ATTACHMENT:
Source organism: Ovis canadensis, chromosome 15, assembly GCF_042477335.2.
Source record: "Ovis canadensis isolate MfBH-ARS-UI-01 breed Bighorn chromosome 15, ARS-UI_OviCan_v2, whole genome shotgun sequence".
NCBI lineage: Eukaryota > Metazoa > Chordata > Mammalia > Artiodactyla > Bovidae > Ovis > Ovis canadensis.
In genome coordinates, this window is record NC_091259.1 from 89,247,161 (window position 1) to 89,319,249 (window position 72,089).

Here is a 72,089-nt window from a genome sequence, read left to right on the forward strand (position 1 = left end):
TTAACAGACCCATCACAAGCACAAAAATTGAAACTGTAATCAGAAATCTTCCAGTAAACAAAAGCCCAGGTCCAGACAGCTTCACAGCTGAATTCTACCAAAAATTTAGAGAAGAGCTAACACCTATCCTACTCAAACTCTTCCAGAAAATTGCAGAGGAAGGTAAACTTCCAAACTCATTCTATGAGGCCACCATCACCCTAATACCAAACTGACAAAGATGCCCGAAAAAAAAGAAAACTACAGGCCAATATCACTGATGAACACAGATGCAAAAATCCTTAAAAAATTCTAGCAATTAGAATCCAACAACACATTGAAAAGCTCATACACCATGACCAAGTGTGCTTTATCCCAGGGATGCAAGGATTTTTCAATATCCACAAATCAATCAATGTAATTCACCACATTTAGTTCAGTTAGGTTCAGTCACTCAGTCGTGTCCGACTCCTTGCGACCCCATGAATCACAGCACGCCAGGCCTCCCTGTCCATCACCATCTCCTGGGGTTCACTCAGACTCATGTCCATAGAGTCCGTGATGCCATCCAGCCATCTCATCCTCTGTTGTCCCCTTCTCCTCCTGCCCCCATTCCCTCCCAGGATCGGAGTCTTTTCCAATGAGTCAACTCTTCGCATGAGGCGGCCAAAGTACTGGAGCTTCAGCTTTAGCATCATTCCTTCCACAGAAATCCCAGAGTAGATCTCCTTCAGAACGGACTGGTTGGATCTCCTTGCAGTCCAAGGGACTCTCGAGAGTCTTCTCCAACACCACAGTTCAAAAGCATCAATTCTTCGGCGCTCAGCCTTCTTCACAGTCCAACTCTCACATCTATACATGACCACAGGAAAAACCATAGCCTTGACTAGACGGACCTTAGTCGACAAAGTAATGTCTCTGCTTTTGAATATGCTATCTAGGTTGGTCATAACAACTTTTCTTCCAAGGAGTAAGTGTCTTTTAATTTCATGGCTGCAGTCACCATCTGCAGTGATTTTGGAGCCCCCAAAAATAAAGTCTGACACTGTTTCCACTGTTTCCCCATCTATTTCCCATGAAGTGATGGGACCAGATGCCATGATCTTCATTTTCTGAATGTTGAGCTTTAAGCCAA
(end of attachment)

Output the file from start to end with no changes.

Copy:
Source organism: Ovis canadensis, chromosome 15, assembly GCF_042477335.2.
Source record: "Ovis canadensis isolate MfBH-ARS-UI-01 breed Bighorn chromosome 15, ARS-UI_OviCan_v2, whole genome shotgun sequence".
NCBI lineage: Eukaryota > Metazoa > Chordata > Mammalia > Artiodactyla > Bovidae > Ovis > Ovis canadensis.
In genome coordinates, this window is record NC_091259.1 from 89,247,161 (window position 1) to 89,319,249 (window position 72,089).

Here is a 72,089-nt window from a genome sequence, read left to right on the forward strand (position 1 = left end):
TTAACAGACCCATCACAAGCACAAAAATTGAAACTGTAATCAGAAATCTTCCAGTAAACAAAAGCCCAGGTCCAGACAGCTTCACAGCTGAATTCTACCAAAAATTTAGAGAAGAGCTAACACCTATCCTACTCAAACTCTTCCAGAAAATTGCAGAGGAAGGTAAACTTCCAAACTCATTCTATGAGGCCACCATCACCCTAATACCAAACTGACAAAGATGCCCGAAAAAAAAGAAAACTACAGGCCAATATCACTGATGAACACAGATGCAAAAATCCTTAAAAAATTCTAGCAATTAGAATCCAACAACACATTGAAAAGCTCATACACCATGACCAAGTGTGCTTTATCCCAGGGATGCAAGGATTTTTCAATATCCACAAATCAATCAATGTAATTCACCACATTTAGTTCAGTTAGGTTCAGTCACTCAGTCGTGTCCGACTCCTTGCGACCCCATGAATCACAGCACGCCAGGCCTCCCTGTCCATCACCATCTCCTGGGGTTCACTCAGACTCATGTCCATAGAGTCCGTGATGCCATCCAGCCATCTCATCCTCTGTTGTCCCCTTCTCCTCCTGCCCCCATTCCCTCCCAGGATCGGAGTCTTTTCCAATGAGTCAACTCTTCGCATGAGGCGGCCAAAGTACTGGAGCTTCAGCTTTAGCATCATTCCTTCCACAGAAATCCCAGAGTAGATCTCCTTCAGAACGGACTGGTTGGATCTCCTTGCAGTCCAAGGGACTCTCGAGAGTCTTCTCCAACACCACAGTTCAAAAGCATCAATTCTTCGGCGCTCAGCCTTCTTCACAGTCCAACTCTCACATCTATACATGACCACAGGAAAAACCATAGCCTTGACTAGACGGACCTTAGTCGACAAAGTAATGTCTCTGCTTTTGAATATGCTATCTAGGTTGGTCATAACAACTTTTCTTCCAAGGAGTAAGTGTCTTTTAATTTCATGGCTGCAGTCACCATCTGCAGTGATTTTGGAGCCCCCAAAAATAAAGTCTGACACTGTTTCCACTGTTTCCCCATCTATTTCCCATGAAGTGATGGGACCAGATGCCATGATCTTCATTTTCTGAATGTTGAGCTTTAAGCCAA